All Writings
December 19, 1999

The Case For Trading The Golan For Peace

There may be a first real opportunity in 50 years for Israel and Syria to make peace. But this historic opportunity could be lost because of fierce resistance to a full withdrawal from the Golan Heights led by the Israeli opposition parties and parties within Barak's own coalition government. They cite national security, Syria's future political uncertainty, water supplies and the fate of the settlers to justify their opposition. Their arguments have, indeed, been valid 15 or 20 years ago, but they no longer hold true today. By clinging to the past and by disregarding the dramatic geopolitical changes that swept the Middle East since the fall of the Soviet Union, they are denying future generations the prospect of a comprehensive Arab-Israeli peace to which Syria holds the key.

First, national security: There is merit to the argument that the strategic Golan Heights is vital to Israel's national security. The suggestion that today's advanced weapons, (missiles and supersonic bombers) would render the Golan inconsequential is invalid. The Syrians would still need the infantry to consolidate any military gain resulting from massive air or missile attacks. The 1973 war showed that as a buffer zone the Golan afforded Israel the time and the strategic advantage to stop the advancing Syrian army. In spite of the massive air campaign it took American ground troops to dislodge the Iraqi forces from Kuwait.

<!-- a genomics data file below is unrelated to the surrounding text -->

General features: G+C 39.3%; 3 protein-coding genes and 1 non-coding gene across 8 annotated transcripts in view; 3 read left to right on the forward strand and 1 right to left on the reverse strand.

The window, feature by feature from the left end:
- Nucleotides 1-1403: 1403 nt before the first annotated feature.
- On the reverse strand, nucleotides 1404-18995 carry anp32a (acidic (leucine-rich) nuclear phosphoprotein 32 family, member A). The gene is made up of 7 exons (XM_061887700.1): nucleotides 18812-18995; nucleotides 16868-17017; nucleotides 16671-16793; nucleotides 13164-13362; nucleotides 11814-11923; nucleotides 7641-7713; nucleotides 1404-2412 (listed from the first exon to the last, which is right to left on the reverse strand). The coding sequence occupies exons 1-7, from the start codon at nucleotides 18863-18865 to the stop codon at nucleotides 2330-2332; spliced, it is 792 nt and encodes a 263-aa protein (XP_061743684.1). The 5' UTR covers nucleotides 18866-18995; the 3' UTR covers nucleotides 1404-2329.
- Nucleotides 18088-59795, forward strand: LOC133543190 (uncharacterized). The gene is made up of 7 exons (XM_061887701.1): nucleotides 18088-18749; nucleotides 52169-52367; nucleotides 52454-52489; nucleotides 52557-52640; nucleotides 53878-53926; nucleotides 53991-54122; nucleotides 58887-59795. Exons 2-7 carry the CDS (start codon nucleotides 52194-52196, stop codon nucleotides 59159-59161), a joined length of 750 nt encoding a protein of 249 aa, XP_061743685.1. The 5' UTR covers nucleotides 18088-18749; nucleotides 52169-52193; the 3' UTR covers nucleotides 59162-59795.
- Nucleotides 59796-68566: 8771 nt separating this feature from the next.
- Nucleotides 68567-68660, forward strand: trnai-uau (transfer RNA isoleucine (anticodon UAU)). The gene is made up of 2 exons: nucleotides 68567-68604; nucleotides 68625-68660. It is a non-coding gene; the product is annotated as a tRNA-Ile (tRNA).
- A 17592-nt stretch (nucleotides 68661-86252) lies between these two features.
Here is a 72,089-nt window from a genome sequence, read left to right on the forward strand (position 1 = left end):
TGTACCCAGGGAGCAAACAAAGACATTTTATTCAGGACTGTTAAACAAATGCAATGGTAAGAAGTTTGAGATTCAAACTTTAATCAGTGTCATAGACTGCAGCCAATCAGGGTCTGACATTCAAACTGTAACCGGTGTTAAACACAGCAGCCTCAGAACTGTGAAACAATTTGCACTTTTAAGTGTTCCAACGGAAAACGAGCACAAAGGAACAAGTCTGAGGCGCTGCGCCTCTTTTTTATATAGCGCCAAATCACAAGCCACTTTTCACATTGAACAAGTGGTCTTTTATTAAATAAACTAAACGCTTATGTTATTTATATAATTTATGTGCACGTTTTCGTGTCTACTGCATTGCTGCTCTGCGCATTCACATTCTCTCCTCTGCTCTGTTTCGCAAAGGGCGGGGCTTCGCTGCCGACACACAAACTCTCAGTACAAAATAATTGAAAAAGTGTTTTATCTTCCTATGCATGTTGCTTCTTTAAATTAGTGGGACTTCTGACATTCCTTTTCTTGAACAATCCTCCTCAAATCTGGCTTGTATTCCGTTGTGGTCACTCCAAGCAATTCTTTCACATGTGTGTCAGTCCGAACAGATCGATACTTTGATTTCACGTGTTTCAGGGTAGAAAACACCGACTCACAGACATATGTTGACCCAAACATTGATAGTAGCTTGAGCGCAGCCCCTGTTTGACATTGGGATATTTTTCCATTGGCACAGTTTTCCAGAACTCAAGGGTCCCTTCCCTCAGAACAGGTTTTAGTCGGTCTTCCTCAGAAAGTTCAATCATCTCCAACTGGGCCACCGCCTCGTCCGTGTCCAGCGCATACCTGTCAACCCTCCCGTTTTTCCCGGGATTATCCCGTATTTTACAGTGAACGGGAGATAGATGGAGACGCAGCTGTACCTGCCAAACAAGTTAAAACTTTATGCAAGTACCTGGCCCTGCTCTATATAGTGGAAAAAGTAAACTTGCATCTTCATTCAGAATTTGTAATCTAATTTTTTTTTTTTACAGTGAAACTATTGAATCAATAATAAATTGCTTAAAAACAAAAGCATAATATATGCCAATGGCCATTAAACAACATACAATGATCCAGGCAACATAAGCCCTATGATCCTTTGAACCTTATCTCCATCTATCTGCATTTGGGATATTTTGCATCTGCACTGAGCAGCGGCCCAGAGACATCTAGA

This argument remains valid only as long as Syria was unwilling to make peace. However, under conditions of secure and normal peace the Golan becomes, as many Israeli Army generals attest, much less relevant. In fact, if Syria is ready and willing to deliver the peace that Israel wants, and if the Israelis refuse to offer full withdrawal in return as the Syrians insist, the Golan will become a liability and no longer a security asset. Indeed, what incentive would the Syrians have to keep the status quo of no peace and no war? Another war, or intensified terrorism (if only to destabilize the situation and possibly wreck Israel's peace with the Palestinians and Jordan), will be too tempting and only a matter of time. For how long will Israel be prepared to sacrifice its sons and daughters on the false premise that territory rather than peace offers the ultimate security?

Second, lack of trust: Although Assad has lived up to the commitments he made since the disengagement agreement of 1974, there is an ingrained lack of trust between Israel and Syria. The question that troubles many Israelis is whether or not Assad's successor, whether it is his son or someone else, would adhere to agreements made now by Assad. To argue that Syria cannot be trusted is not a cogent argument because under the best of circumstances peace between Israel and Syria cannot and will not be based on trust and no one understands this better than Barak. Moreover, in spite of Syrian political unpredictably, what will make an Israeli-Syrian agreement endure is if the new agreement is fair and equitable and if the security arrangements are solid. Succeeding leaders on both sides will not only need to justify such an accord, they will also have vested interests in its preservation. No Syrian leader could defend only a partial Israeli withdrawal in exchange for "warm and a comprehensive peace" and no Israeli leader could justify full withdrawal for anything less than full peace with security.